In order to identify genes that are differentially regulated and therefore could contribute to the synthetic lethality of cells lacking both Med5/Med15 or Med15/Med16, we used Affymetrix microarrays to compare global gene expression in wild type cells and the different Degron strains. We isolated RNA from each strain 45 minutes after changing from the permissive to the restrictive growth conditions in order to minimize possible secondary effects on gene expression that are not directly related to the Degron construct(s). This time point was chosen based on the experiments shown in Figure 1B, where the levels of each Degron-tagged protein was undetectable at 45 minutes after switching to the restrictive growth conditions. The results from these experiments including all possible combinations of comparisons of expression between wild type cells, single Degron mutants and double Degron mutants are presented in Tables 1, and S1. Genes that were differentially expressed in the med5/med15 strain compared to any individual control strain (WT, med5, and med15 respectively) are depicted as a Venn diagram in Figure 3A. Interestingly, the microarray results identified a set of only 25 genes that were uniquely differentially expressed in the med5/med15 double Degron strain, i.e. genes that were differentially expressed when compared to the wild type, single med5 and single med15 Degron strains (Figure 3A; Table 1). Considering that the med15 Degron strain shows the most severe growth defects of all the single Degron mutant strains, it is interesting to note that only 33 genes (25+5+1+2) were uniquely expressed in the med5/med15 double Degron strain compared to the med15 single Degron strain. In contrast, 481 genes (25+2+119+335) are differentially expressed when comparing the med5/med15 double Degron strain with the med5 single Degron strain and 655 (335+290+25+5) genes are differently expressed when comparing the med5/med15 double Degron strain with the wild type strain. These results provide an explanation why the single med15 Degron strain shows a more profound growth defect than the single med5 strain.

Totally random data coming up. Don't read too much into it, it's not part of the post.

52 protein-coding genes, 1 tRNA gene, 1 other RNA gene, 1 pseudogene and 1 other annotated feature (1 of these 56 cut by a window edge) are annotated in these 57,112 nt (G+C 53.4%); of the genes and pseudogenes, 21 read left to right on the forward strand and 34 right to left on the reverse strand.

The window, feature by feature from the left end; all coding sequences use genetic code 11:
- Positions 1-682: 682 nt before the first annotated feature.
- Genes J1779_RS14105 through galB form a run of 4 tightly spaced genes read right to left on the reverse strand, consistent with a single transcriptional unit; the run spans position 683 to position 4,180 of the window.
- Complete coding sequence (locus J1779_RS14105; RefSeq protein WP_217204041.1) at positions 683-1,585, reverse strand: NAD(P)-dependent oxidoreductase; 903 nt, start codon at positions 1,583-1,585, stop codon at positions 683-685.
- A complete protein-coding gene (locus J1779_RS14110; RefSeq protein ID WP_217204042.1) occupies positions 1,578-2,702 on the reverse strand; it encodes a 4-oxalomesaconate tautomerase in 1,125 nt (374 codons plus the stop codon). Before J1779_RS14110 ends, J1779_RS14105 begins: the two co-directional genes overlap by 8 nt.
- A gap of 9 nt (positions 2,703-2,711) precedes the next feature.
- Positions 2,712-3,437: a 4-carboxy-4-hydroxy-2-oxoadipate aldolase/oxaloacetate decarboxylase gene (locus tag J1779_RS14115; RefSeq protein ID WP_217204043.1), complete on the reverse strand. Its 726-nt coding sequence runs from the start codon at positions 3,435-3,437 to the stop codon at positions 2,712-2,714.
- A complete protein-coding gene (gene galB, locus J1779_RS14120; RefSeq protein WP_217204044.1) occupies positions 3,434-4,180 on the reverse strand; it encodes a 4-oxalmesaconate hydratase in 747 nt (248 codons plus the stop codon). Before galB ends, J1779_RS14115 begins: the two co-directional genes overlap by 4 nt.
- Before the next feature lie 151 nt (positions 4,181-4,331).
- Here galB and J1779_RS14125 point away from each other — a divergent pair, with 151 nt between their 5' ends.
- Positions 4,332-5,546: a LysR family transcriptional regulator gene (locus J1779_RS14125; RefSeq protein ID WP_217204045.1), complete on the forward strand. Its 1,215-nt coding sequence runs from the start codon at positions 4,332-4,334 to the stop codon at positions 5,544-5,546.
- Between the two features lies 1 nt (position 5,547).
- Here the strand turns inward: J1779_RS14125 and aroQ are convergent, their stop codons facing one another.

Figure 3. Transcription profile analysis using AffymetrixsYeast Genome 2.0 Array.

25 genes were differently regulated in both of the double-Degron strains (med5/med15 (A) and med15/med16 (B)), 45 minutes after induction of degradation, compared to the single Degron (med5, med15 and med16) and wild type (Wt) strains, as shown in the Venn diagrams (FDR<0.05 and FC>abs(log2(1.5)).

Table 1. Genes whose expression is changed 1.5-fold or more in the med5/med15 double Degron strain compared to either of the wild type, med5 or med 15 and in the med15/med16 double Degron strains compared to either of the wild type, med15 or med 16 strain grown at the restrictive conditions.

Similarly, we found that the med15/med16 double Degron strain showed differential expression of a limited set of 25 genes at the restrictive conditions compared to the wild type, the single med15 Degron and the single med16 Degron strains (Figure 3B; Table 1). Importantly, of the 25 genes that are uniquely expressed in each of the double Degron strains, 13 are common to both (Table 1). None of these 13 genes are individually essential for viability, which strongly suggests that two or more of these genes encode proteins that together perform essential functions in cells. We therefore decided to look in more detail at the genes affected in both the double Degron strains.

The double Degron strains show an abnormal up regulation of meiosis and sporulation specific genes